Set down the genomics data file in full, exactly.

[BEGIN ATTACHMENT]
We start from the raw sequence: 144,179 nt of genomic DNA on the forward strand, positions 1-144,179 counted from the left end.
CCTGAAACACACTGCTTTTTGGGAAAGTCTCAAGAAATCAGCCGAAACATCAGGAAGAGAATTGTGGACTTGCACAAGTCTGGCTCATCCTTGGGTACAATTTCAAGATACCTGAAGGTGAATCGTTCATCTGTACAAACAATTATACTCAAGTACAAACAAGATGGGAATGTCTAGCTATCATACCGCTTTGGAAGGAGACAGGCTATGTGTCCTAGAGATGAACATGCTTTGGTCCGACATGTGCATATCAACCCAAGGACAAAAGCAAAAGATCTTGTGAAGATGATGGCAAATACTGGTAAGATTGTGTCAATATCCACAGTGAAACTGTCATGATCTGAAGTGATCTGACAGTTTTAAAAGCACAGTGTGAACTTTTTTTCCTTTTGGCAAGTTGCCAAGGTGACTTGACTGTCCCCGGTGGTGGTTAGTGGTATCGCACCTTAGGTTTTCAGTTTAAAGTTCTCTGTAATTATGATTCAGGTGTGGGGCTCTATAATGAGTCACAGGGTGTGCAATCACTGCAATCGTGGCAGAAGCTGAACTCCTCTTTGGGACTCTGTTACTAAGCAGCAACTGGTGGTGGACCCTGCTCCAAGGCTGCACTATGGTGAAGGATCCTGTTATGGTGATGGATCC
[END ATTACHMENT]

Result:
We start from the raw sequence: 144,179 nt of genomic DNA on the forward strand, positions 1-144,179 counted from the left end.
CCTGAAACACACTGCTTTTTGGGAAAGTCTCAAGAAATCAGCCGAAACATCAGGAAGAGAATTGTGGACTTGCACAAGTCTGGCTCATCCTTGGGTACAATTTCAAGATACCTGAAGGTGAATCGTTCATCTGTACAAACAATTATACTCAAGTACAAACAAGATGGGAATGTCTAGCTATCATACCGCTTTGGAAGGAGACAGGCTATGTGTCCTAGAGATGAACATGCTTTGGTCCGACATGTGCATATCAACCCAAGGACAAAAGCAAAAGATCTTGTGAAGATGATGGCAAATACTGGTAAGATTGTGTCAATATCCACAGTGAAACTGTCATGATCTGAAGTGATCTGACAGTTTTAAAAGCACAGTGTGAACTTTTTTTCCTTTTGGCAAGTTGCCAAGGTGACTTGACTGTCCCCGGTGGTGGTTAGTGGTATCGCACCTTAGGTTTTCAGTTTAAAGTTCTCTGTAATTATGATTCAGGTGTGGGGCTCTATAATGAGTCACAGGGTGTGCAATCACTGCAATCGTGGCAGAAGCTGAACTCCTCTTTGGGACTCTGTTACTAAGCAGCAACTGGTGGTGGACCCTGCTCCAAGGCTGCACTATGGTGAAGGATCCTGTTATGGTGATGGATCC